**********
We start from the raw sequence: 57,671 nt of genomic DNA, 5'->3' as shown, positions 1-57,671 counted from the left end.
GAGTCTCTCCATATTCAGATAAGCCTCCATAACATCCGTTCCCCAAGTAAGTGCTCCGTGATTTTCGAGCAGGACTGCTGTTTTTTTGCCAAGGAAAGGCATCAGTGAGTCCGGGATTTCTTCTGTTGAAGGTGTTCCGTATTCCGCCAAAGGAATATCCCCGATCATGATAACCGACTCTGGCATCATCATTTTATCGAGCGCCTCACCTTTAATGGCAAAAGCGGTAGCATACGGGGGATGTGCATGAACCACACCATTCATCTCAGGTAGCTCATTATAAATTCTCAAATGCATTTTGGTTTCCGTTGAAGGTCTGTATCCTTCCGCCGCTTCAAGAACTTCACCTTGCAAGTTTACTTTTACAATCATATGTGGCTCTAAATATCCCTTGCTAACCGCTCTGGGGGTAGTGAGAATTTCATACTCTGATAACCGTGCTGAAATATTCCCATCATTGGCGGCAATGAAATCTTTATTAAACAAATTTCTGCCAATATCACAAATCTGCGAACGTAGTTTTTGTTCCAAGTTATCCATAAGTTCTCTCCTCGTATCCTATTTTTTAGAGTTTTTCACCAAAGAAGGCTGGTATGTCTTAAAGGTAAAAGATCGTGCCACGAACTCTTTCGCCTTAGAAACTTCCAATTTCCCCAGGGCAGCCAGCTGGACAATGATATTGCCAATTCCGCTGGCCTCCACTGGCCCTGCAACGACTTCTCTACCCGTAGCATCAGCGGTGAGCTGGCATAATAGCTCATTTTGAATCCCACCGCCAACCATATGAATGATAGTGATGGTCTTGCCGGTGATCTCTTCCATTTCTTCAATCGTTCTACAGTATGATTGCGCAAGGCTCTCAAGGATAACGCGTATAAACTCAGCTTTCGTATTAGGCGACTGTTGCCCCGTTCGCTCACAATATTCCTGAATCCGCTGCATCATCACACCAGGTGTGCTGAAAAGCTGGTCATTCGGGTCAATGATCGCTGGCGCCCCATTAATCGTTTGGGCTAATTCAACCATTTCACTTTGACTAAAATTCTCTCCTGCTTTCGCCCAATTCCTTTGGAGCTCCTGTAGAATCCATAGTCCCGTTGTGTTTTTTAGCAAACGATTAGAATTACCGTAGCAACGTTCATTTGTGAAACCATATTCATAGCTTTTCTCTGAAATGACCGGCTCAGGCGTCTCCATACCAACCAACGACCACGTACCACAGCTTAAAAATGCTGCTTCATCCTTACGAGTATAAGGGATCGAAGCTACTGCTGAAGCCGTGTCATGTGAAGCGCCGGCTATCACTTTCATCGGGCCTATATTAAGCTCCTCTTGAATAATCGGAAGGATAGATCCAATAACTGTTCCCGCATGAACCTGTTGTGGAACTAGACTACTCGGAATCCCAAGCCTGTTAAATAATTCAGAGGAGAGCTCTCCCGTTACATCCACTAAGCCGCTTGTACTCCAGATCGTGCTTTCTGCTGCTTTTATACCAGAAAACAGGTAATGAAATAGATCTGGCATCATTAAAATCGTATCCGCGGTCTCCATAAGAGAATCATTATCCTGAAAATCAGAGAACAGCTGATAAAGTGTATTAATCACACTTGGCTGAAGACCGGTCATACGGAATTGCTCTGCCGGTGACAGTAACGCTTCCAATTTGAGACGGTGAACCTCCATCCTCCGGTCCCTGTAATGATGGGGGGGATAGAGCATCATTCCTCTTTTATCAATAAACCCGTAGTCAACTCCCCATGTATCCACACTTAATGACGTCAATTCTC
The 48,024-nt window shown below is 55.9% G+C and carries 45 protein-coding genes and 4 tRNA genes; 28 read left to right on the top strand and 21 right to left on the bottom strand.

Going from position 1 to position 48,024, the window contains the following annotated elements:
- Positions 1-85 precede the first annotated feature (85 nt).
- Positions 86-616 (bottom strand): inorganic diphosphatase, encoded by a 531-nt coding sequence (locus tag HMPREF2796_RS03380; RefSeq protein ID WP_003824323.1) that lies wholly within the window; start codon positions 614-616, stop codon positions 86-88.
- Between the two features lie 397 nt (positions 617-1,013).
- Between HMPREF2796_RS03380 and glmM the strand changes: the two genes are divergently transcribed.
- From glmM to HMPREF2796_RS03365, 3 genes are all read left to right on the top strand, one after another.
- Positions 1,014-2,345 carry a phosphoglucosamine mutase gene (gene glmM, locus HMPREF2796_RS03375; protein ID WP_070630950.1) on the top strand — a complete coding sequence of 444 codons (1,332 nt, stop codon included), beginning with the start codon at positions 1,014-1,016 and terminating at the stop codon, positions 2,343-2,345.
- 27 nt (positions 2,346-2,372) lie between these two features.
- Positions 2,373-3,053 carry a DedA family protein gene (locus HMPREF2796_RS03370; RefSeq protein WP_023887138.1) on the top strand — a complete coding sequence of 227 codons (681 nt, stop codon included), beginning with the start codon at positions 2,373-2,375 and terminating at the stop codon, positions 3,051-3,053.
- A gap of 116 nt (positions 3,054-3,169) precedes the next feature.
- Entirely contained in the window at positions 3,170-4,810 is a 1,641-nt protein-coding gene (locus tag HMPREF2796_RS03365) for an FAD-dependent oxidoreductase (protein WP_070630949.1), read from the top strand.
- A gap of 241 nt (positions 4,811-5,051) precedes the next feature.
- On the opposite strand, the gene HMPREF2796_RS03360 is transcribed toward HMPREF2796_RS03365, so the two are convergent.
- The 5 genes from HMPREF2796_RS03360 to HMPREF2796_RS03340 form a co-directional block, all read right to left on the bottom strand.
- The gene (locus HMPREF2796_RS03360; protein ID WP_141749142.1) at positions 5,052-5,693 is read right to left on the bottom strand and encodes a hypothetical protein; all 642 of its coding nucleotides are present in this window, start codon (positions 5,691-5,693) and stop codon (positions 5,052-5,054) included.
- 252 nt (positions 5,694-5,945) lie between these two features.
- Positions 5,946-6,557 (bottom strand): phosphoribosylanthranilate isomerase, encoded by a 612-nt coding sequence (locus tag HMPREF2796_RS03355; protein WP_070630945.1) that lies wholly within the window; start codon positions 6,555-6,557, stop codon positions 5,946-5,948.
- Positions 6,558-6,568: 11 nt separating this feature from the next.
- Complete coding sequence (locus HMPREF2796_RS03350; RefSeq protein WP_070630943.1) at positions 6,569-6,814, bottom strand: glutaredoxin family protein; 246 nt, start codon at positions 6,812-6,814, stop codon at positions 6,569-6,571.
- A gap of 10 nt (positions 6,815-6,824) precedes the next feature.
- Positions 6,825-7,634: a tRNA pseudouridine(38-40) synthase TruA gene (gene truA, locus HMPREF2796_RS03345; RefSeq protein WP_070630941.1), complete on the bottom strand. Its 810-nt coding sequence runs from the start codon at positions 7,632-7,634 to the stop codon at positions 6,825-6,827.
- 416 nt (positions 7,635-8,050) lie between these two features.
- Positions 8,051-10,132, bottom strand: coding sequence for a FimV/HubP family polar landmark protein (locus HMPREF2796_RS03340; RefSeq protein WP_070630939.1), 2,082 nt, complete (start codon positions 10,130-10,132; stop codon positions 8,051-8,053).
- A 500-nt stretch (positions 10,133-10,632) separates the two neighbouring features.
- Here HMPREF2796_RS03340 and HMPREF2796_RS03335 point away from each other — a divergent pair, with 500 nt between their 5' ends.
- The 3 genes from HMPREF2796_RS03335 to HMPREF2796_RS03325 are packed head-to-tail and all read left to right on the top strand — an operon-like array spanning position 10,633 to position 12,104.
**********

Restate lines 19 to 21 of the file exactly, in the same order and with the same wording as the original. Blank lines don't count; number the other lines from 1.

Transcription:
- 252 nt (positions 5,694-5,945) lie between these two features.
- Positions 5,946-6,557 (bottom strand): phosphoribosylanthranilate isomerase, encoded by a 612-nt coding sequence (locus tag HMPREF2796_RS03355; protein WP_070630945.1) that lies wholly within the window; start codon positions 6,555-6,557, stop codon positions 5,946-5,948.
- Positions 6,558-6,568: 11 nt separating this feature from the next.